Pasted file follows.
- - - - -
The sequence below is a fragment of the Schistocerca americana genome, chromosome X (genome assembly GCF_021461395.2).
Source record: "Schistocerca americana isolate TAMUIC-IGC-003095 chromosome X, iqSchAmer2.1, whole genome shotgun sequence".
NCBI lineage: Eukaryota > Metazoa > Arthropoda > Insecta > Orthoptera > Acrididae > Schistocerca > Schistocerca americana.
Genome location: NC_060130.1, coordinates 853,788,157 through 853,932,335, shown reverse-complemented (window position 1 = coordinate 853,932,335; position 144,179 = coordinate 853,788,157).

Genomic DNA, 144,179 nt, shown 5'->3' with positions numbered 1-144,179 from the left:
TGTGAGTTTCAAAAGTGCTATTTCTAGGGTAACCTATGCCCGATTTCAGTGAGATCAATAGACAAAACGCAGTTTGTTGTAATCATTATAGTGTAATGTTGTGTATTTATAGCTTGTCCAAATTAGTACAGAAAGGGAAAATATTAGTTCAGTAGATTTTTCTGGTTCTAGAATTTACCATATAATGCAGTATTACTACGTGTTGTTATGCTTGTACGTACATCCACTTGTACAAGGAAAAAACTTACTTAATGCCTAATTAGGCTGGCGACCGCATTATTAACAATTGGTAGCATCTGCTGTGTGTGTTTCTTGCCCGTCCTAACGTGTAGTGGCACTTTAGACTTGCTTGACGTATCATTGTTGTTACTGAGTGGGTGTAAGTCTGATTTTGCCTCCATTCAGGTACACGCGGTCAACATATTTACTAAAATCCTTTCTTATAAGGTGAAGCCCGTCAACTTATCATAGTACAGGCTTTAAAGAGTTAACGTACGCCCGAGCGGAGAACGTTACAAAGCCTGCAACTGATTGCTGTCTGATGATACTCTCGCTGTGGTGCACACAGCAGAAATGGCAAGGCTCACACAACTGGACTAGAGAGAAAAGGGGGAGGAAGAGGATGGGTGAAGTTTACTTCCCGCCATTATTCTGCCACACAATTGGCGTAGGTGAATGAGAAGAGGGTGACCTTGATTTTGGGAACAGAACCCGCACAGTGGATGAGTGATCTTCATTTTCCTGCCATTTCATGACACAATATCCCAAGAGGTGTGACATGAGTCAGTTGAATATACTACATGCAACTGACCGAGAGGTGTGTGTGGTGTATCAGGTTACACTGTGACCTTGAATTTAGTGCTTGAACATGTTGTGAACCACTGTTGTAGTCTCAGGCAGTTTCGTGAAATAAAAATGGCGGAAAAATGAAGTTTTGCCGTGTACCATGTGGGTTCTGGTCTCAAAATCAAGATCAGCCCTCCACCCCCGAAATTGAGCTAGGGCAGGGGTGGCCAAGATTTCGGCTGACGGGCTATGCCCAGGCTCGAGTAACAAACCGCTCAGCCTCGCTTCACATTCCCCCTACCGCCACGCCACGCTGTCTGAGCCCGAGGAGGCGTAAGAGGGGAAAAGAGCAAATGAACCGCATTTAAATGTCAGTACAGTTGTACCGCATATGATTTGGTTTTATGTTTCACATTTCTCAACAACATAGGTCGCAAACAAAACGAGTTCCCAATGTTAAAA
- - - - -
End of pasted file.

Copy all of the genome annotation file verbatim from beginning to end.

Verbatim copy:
The sequence below is a fragment of the Schistocerca americana genome, chromosome X (genome assembly GCF_021461395.2).
Source record: "Schistocerca americana isolate TAMUIC-IGC-003095 chromosome X, iqSchAmer2.1, whole genome shotgun sequence".
NCBI lineage: Eukaryota > Metazoa > Arthropoda > Insecta > Orthoptera > Acrididae > Schistocerca > Schistocerca americana.
Genome location: NC_060130.1, coordinates 853,788,157 through 853,932,335, shown reverse-complemented (window position 1 = coordinate 853,932,335; position 144,179 = coordinate 853,788,157).

Genomic DNA, 144,179 nt, shown 5'->3' with positions numbered 1-144,179 from the left:
TGTGAGTTTCAAAAGTGCTATTTCTAGGGTAACCTATGCCCGATTTCAGTGAGATCAATAGACAAAACGCAGTTTGTTGTAATCATTATAGTGTAATGTTGTGTATTTATAGCTTGTCCAAATTAGTACAGAAAGGGAAAATATTAGTTCAGTAGATTTTTCTGGTTCTAGAATTTACCATATAATGCAGTATTACTACGTGTTGTTATGCTTGTACGTACATCCACTTGTACAAGGAAAAAACTTACTTAATGCCTAATTAGGCTGGCGACCGCATTATTAACAATTGGTAGCATCTGCTGTGTGTGTTTCTTGCCCGTCCTAACGTGTAGTGGCACTTTAGACTTGCTTGACGTATCATTGTTGTTACTGAGTGGGTGTAAGTCTGATTTTGCCTCCATTCAGGTACACGCGGTCAACATATTTACTAAAATCCTTTCTTATAAGGTGAAGCCCGTCAACTTATCATAGTACAGGCTTTAAAGAGTTAACGTACGCCCGAGCGGAGAACGTTACAAAGCCTGCAACTGATTGCTGTCTGATGATACTCTCGCTGTGGTGCACACAGCAGAAATGGCAAGGCTCACACAACTGGACTAGAGAGAAAAGGGGGAGGAAGAGGATGGGTGAAGTTTACTTCCCGCCATTATTCTGCCACACAATTGGCGTAGGTGAATGAGAAGAGGGTGACCTTGATTTTGGGAACAGAACCCGCACAGTGGATGAGTGATCTTCATTTTCCTGCCATTTCATGACACAATATCCCAAGAGGTGTGACATGAGTCAGTTGAATATACTACATGCAACTGACCGAGAGGTGTGTGTGGTGTATCAGGTTACACTGTGACCTTGAATTTAGTGCTTGAACATGTTGTGAACCACTGTTGTAGTCTCAGGCAGTTTCGTGAAATAAAAATGGCGGAAAAATGAAGTTTTGCCGTGTACCATGTGGGTTCTGGTCTCAAAATCAAGATCAGCCCTCCACCCCCGAAATTGAGCTAGGGCAGGGGTGGCCAAGATTTCGGCTGACGGGCTATGCCCAGGCTCGAGTAACAAACCGCTCAGCCTCGCTTCACATTCCCCCTACCGCCACGCCACGCTGTCTGAGCCCGAGGAGGCGTAAGAGGGGAAAAGAGCAAATGAACCGCATTTAAATGTCAGTACAGTTGTACCGCATATGATTTGGTTTTATGTTTCACATTTCTCAACAACATAGGTCGCAAACAAAACGAGTTCCCAATGTTAAAA